I always appreciate a bit of swirling chaos of a bleak mid-winter evening so this glorious second wind for Entheogen’s self-release last year couldn’t be better timed. As a baseline for what promises to be a cracking year in extreme metal, what more could you ask for than this? Backed appropriately by the masters of so many things heavy and psychedelic – I, Voidhanger – it’s fairly easy to see where these guys are coming from. Imagine a darker more oppressive Nightside Eclipse, with added suffocating blackness for good measure, and you’d not be far wrong. Without Veil, Nor Self plunges into the pit and continues its descent for six tracks of black metal magic that reminds you what it’s like to be suspended in a void of total noise that would leave the thinly arrayed psychological protective barriers of most ordinary punters bleeding and torn.
The first thing that strikes about the Without Veil is the backbone of percussion adding structure to the cacophony – taken care of by band mastermind Steve Blackburn’s brother Jack. Blackburn himself has also performed as sticksman for Benighted in Sodom, perhaps explaining the clear familial attention given here to the relentless rhythms that beat the angular path ever downwards (notably on second track Sol Genesis). Very Deathspell Omega at times, if Deathspell Omega consumed 17 cans of Red Bull before entering the studio and turned up the metronome a few skittering beats at the same time. The Blackburn brothers are also regulars in Chaos Moon, Guðveiki, Esoterica and Accursed Aeons, while also making appearances in the brilliant Skáphe alongside Alex Poole (also vocalist in Entheogen) and DG (from Icelandic legends Misþyrmin). I could go on, but safe to say there is some experience here that shines through quite evidently from the outset.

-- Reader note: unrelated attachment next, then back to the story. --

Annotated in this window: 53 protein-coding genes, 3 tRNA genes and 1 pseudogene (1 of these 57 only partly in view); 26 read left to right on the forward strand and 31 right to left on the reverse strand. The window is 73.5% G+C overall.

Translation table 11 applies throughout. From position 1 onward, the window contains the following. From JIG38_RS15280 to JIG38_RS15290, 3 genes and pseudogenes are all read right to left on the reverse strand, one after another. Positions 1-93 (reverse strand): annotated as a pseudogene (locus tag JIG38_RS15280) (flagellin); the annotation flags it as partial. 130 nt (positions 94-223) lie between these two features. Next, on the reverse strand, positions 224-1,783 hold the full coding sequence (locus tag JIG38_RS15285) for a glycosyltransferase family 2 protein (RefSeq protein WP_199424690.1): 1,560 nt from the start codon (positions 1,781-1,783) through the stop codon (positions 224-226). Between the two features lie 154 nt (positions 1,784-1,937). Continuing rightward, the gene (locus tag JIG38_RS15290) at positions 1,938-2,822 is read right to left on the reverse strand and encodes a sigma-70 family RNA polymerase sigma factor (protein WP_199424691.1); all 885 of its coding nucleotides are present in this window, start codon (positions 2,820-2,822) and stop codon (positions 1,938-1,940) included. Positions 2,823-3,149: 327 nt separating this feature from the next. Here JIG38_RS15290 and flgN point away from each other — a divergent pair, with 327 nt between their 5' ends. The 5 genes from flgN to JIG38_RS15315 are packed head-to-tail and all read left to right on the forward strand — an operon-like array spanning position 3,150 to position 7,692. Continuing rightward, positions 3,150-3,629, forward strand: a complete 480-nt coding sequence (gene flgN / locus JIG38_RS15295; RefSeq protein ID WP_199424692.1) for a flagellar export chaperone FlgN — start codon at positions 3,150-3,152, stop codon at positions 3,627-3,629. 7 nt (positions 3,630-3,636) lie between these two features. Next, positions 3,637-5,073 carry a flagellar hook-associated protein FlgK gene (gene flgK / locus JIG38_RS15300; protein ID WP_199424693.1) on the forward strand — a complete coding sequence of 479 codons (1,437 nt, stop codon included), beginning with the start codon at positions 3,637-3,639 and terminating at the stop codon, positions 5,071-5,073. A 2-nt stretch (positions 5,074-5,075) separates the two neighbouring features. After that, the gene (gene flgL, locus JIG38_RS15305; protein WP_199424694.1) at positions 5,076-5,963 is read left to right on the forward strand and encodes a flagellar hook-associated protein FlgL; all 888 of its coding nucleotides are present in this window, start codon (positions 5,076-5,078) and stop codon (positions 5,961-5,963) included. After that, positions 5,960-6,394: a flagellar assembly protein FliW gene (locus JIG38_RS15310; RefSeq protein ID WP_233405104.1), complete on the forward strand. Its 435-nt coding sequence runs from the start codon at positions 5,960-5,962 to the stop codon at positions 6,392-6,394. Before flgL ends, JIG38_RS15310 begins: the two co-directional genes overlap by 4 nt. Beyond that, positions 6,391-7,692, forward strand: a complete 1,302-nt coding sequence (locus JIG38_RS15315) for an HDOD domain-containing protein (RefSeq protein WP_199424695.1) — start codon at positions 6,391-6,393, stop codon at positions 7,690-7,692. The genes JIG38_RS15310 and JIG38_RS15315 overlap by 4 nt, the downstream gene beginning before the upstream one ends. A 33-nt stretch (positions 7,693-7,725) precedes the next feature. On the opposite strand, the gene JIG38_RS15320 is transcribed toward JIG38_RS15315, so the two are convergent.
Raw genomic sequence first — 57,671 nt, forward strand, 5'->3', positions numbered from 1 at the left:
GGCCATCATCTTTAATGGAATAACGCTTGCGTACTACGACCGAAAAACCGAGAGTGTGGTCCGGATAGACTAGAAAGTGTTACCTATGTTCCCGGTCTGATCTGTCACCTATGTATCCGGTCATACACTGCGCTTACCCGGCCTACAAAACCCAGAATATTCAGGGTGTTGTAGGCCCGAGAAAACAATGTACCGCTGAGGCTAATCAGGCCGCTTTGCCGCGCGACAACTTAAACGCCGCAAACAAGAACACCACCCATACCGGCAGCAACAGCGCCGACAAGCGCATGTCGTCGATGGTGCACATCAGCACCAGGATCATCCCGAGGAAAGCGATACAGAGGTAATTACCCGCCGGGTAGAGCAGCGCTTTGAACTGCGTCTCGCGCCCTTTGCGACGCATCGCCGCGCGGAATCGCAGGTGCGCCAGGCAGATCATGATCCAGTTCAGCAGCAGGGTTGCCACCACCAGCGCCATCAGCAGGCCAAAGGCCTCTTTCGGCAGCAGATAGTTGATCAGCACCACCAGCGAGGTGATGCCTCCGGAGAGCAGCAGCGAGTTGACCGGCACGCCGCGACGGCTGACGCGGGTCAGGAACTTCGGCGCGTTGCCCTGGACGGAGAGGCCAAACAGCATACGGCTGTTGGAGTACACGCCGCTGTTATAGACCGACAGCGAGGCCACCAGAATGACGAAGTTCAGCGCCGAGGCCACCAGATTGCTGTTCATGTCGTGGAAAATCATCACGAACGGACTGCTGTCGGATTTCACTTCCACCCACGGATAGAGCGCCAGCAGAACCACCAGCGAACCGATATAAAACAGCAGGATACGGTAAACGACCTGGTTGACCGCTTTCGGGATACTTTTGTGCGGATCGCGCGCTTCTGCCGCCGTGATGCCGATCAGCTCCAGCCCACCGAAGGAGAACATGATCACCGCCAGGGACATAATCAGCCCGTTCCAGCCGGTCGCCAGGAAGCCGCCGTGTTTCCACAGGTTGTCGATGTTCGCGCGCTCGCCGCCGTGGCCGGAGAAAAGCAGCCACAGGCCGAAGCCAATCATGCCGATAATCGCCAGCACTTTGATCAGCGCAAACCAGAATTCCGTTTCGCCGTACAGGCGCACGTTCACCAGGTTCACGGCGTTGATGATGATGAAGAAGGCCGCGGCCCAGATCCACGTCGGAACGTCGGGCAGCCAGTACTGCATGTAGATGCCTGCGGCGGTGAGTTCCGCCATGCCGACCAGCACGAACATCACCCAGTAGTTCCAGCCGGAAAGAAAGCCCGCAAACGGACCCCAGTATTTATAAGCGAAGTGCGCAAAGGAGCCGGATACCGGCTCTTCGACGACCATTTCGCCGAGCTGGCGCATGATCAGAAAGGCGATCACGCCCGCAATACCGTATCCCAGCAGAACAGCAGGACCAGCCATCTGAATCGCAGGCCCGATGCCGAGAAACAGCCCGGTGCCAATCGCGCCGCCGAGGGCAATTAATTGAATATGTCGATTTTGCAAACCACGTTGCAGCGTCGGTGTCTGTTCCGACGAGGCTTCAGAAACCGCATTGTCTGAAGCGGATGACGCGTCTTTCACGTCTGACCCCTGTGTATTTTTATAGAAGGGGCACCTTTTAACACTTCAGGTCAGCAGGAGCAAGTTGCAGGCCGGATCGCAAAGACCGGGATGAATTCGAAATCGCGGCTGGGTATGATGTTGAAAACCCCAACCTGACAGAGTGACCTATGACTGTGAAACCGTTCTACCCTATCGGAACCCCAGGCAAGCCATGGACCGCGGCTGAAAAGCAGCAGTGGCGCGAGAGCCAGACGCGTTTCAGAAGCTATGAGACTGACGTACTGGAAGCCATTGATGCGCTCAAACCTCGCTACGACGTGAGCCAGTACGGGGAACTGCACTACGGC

At times it feels like there’s no escape as the walls close in on extended tracks like Sol Knell. But it’s undoubtedly the arrival of breaks in the music ushered in by the comparatively shorter title track and the penultimate Lethean Throat that gives the album and, more importantly, the listener time to exhale. The few moments needed to recoup and get a little perspective on the cosmic rollercoaster before the arrival of the final track Pall, dragged bellowing and screaming from the Blut Aus Nord playbook. It’s 10:29 minutes of monochromatic aural textures that will surely leave you wondering what Entheogen might be able to do had it had an hour rather than the 40 minutes at hand. But you know what they say, always leave them wanting more, and that is never more true than in black metal where the ability to self-edit is sometimes in short supply. Without Veil, Nor Self is a blast that’s difficult to fault on many levels.
So kudos for Entheogen for a giant black metal release that I can digest in a single journey to the office even if, after three or four listens, I’m still left wondering if there aren’t new heights to be had in some future release. No bad thing surely?
(8/10 Reverend Darkstanley)